This issue deserves a much more article, in fact, a straightforward tip:
You may be able to continue a normal boot only by typing “exit” and hitting enter in the “Dracut” console.
Most of the time this Dracut console entering is caused because the system administrator of the server/machine added, replaced or deleted a RAID or similar device and forgot to update the configuration (grub2 probably). And in most of these cases, the raid is not critical for machine normal boot from the root partition, but it may be critical for the services lately. Booting in normal mode, even without some devices, is the main goal because under the normal mode it easier to repair the system.
Check out the two articles on the topic (especially the first one):
It’s worth noting that if you executed some commands in the console and/or mounted devices to test they are with healthy file system or for whatever reason you did it, the boot process may not continue after typeing exit and probablly a reboot is required. The server will go once more in this mode and then just typing will work.
Apparently, the team behind the CentOS 8 decided to split the rsync functionality to two packages – one for the client-side and for the server-side, despite the binary rsync is only one and offers the client-size and server-side.
So there two packages in CentOS 8:
rsync – provides the client-side and server-side as usual
rsync-daemon – provides configuration example file and the systemd to start it as a service.
So if you wonder where is your rsync service after installing the rsync package under CentOS 8 you must install additional package “rsync-daemon”.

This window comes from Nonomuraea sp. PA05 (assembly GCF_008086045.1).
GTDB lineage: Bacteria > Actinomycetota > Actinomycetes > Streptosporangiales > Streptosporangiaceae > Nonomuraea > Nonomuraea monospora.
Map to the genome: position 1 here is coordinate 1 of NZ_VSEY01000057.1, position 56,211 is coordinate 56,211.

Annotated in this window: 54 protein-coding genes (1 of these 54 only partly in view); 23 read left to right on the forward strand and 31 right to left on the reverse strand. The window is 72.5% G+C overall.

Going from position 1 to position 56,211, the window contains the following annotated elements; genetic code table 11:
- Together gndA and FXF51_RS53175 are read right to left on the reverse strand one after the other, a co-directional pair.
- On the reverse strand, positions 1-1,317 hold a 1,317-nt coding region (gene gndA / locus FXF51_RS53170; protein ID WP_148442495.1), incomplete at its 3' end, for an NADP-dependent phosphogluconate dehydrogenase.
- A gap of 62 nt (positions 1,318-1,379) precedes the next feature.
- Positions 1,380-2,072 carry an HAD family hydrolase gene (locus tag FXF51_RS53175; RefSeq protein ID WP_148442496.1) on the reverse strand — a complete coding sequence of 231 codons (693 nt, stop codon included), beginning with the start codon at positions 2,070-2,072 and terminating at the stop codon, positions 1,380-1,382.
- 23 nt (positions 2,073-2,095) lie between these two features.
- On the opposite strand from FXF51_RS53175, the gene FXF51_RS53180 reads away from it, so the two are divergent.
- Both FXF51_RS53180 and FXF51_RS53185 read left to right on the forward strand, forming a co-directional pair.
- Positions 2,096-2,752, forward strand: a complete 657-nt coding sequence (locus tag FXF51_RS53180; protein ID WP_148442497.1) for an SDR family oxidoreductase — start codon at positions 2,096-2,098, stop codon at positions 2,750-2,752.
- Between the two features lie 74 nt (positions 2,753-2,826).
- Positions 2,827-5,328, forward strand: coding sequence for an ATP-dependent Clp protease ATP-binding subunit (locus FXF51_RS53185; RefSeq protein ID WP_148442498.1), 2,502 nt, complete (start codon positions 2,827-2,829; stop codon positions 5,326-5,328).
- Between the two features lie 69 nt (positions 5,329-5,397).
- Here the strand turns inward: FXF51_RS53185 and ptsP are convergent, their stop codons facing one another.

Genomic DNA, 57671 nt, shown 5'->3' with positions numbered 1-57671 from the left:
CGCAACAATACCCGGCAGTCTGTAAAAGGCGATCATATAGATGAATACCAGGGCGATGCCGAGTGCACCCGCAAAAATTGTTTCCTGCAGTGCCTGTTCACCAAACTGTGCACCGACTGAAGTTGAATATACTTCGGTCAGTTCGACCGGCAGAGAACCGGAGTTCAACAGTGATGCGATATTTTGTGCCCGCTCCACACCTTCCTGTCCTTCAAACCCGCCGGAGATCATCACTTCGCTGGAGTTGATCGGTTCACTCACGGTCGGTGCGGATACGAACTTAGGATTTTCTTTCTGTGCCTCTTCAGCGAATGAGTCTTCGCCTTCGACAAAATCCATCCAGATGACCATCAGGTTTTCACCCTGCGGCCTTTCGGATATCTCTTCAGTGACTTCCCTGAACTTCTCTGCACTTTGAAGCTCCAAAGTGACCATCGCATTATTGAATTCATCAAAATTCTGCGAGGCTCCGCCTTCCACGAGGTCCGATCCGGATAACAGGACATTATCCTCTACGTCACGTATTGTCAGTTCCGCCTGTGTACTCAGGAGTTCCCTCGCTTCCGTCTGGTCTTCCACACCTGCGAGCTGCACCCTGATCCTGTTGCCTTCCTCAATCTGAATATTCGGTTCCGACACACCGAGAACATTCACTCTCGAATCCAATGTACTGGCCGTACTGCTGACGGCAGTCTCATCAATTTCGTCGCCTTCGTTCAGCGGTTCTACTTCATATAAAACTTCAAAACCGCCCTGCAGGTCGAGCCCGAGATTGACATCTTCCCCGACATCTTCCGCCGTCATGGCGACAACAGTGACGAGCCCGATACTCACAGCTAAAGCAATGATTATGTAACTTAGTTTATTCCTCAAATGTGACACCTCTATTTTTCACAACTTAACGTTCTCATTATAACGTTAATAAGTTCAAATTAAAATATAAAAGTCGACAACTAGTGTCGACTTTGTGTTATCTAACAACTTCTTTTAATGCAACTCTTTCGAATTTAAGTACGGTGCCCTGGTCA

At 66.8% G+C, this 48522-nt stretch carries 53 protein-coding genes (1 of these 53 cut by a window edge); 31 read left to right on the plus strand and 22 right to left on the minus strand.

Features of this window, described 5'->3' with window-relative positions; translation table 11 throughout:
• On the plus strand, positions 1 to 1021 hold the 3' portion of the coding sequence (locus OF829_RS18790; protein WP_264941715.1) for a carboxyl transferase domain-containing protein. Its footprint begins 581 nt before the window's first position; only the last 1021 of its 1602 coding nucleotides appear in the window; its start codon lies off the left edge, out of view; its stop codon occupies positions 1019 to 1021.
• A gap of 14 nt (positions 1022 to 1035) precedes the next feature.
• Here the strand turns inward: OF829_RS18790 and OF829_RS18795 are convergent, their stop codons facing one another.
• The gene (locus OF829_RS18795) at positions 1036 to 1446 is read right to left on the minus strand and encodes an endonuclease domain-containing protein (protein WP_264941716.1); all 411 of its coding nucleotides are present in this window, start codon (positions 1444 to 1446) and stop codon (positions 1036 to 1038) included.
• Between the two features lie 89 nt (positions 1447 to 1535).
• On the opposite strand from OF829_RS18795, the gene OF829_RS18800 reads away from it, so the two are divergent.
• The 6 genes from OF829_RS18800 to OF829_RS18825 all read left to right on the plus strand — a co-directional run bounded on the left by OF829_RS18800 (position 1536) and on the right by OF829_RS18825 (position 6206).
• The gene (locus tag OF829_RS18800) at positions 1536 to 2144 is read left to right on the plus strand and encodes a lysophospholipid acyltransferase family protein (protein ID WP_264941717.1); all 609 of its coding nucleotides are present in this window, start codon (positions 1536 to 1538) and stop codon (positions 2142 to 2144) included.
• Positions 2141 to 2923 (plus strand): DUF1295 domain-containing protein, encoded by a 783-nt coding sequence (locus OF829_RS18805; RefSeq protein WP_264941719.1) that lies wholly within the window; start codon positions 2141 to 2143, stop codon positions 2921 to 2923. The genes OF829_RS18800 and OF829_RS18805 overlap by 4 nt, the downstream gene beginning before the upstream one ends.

Of course, you may just create anywhere “rsyncd.conf” (the best place for the configuration file is in /etc, but could be placed anywhere with “–config=PATH/FILE” option) file and start the daemon as usual with “–daemon” option included to have the rsync server-side up and running.
rsync --daemon --config=/etc/rsyncd.conf
Just create yourself the configuration “/etc/rsyncd.conf” file.
Install the rsync program – the client and the daemon
dnf install rsync
Install the configuration and systemd files
dnf install rsync-daemon
rsync and rsync-daemon files
The files included in the two packages:
[root@srv ~]# dnf repoquery -l rsync-daemon
Last metadata expiration check: 0:33:02 ago on Wed 22 Jan 2020 02:57:06 PM UTC.
[root@srv ~]# dnf repoquery -l rsync
Last metadata expiration check: 0:33:06 ago on Wed 22 Jan 2020 02:57:06 PM UTC.
This article is for those of you who do not want to install a whole new operating system only to discover some technical details about the default installation like disk layout, packages included, software versions and so on. Here we are going to review in several sections what is like to have a default installation of CentOS 8.0.
Despite the kernel is 4.18 it detects successfully the new RYZEN/Threadripper AMD and the system is stable (we booted in UEFI mode).
The CentOS 8.0 (8.0.1950) you can have
linux kernel – 4.18.0 (4.18.0-80.7.1.el8_0.x86_64)
Graphical User Interface
Xorg X server – 1.20.3
GNOME (the GUI) – 3.28.2
K Desktop Environment – NO, it’s depricated and not included in the release.
Minimal net install is useful when a dedicated server is installed from a IPMI KVM or Dell iDRAC, HP iLO, IBM IMM or where the initial client side download of files need to be minimal.
For amd64 CentOS 8 BaseOS the net install bootable media is located here (now the current latest release is 8.0.1950, but you can check the last directory with 8. for the time you follow this howto):